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Fear of Buyer's Remorse - Elizabeth Unexplained
Lots of data but no answers
Fear of Buyer's Remorse
Warren and I spent the weekend doing something absolutely normal for a couple expecting their first child: we shopped for a crib. After much searching and deliberating we ordered one this morning. We also got ourselves a new mattress, that and a snuggle nest should help make our bed less of an infant death-trap should I want to have the baby in our bed overnight while I'm nursing.

I'm pretty sure I'll end up liking the crib. Warren is very analytical about shopping and over the years I've learned to work with him at it instead of making snap decisions on my own. This results in a pretty high success rate at purchasing stuff that we end up liking over the long term. I'm not worried that we won't like the crib. The though hit me this morning, though, that there is still a very faint chance that something terrible could happen and we won't have anyone to put in the crib this summer. I had this vision of the assembled crib sitting there in a corner of the front room mocking me for being so sure that it was going to work out. It didn't help that the fetus had been having a quite morning and I hadn't felt movement in hours. Happily the fetus has since had some stretching episodes that confirm it's still in there and probably fine. I guess it's just something I'm going to have to get used to, the fear of losing this thing that I want more than anything.

In other random thoughts... While we were out and about hitting the furniture stores yesterday it seemed that everyone wanted to comment on my condition. I guess I must be reaching that point. A lot of the comments involve expressions of sympathy. I've been getting that a lot lately. People want to know if I'm ready for the pregnancy to be done with, I must be so uncomfortable, blah blah blah. What always strikes me is how unfair the universe is. Sure, there are some minor discomforts, and it's not always easy to get out of Warren's car these days, but these things are no big deal to me. Random people on the street never offer you sympathy about your infertility. Yes, I know it's not obvious the way the basketball sized belly is. Sometimes I wish it were. I don't need the sympathy now, but I could have totally used it after IVF #3 when we had nothing to transfer, or during those frustrating months when IUI after IUI was cancelled because of the mystery cyst on my left ovary that turned out to be an endometrioma, or... well, you get the picture. The real kicker is that there are women out there right now who are infertile and who need that sympathy, and I can't give it to them because I don't know them when I see them. These people see me now and probably feel those feelings of jealousy and anger that I felt when I saw pregnant women. It makes me wish I had a T-shirt with my IVF protocol written across the belly in large letters, except I don't wear T-shirts.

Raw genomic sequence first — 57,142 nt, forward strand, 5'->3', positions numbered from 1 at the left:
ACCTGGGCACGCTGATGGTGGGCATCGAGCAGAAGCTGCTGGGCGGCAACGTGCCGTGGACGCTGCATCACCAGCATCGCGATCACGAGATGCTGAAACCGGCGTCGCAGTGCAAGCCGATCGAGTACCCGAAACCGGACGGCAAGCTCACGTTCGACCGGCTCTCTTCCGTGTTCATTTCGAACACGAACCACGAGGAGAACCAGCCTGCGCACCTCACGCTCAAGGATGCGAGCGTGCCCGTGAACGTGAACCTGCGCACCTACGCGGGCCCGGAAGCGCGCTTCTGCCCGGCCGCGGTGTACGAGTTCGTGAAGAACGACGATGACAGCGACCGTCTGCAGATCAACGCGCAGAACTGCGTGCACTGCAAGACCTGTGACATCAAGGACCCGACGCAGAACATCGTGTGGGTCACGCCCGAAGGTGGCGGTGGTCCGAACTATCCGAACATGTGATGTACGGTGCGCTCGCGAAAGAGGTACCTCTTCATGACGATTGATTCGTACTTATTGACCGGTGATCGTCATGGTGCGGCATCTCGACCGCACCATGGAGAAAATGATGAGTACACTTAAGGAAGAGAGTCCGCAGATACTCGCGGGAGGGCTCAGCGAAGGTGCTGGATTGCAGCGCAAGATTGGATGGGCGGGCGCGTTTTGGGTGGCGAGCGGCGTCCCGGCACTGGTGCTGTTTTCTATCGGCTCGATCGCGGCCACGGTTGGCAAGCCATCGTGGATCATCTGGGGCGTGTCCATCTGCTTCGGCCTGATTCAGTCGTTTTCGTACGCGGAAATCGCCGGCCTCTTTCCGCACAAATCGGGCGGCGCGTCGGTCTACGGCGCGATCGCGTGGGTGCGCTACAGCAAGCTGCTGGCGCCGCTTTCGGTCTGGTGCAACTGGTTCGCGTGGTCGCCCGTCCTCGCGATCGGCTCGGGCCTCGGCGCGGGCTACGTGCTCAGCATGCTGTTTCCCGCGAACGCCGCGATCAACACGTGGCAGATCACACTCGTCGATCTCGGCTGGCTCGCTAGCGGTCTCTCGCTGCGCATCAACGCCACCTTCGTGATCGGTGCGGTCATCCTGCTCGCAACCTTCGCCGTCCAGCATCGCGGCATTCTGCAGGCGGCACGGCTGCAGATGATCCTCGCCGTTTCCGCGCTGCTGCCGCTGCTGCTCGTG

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enugent From: enugent Date: April 21st, 2008 03:22 am (UTC) (Link)
The solution to the potential buyer's remorse is to not assemble the crib immediately. Newborns can sleep lots of places. We didn't even buy a crib until Dorothy was a couple of months old. It won't be standing in a corner mocking you if it's in pieces in the basement. And should anything horrible happen, I think you have friends you can count on to get it out of there without your having to see it (not that that's a likely scenario).

As for sympathy on the infertility, I totally hear where you're coming from. My assistant started trying well after I did, and had her baby before I got pregnant. It was hard to watch. I don't think there's any solution, though. I try to remember that I don't know what any of the people I'm dealing with are suffering through. Some of them are probably infertile. Some of them probably have cancer, or rheumatoid arthritis, or are about to go bankrupt, or have some other tragedy in their lives. I think that "sympathy" comments on pregnancy are generally meant to be congratulatory, though. It's not like (decent) people ask questions and cluck sympathetically over people who do have visible tragedies, like amputees or other obviously injured people. Nor would most of us want them to.
From: (Anonymous) Date: May 8th, 2008 02:02 am (UTC) (Link)

thank you

i am gonna show this to my friend, brother
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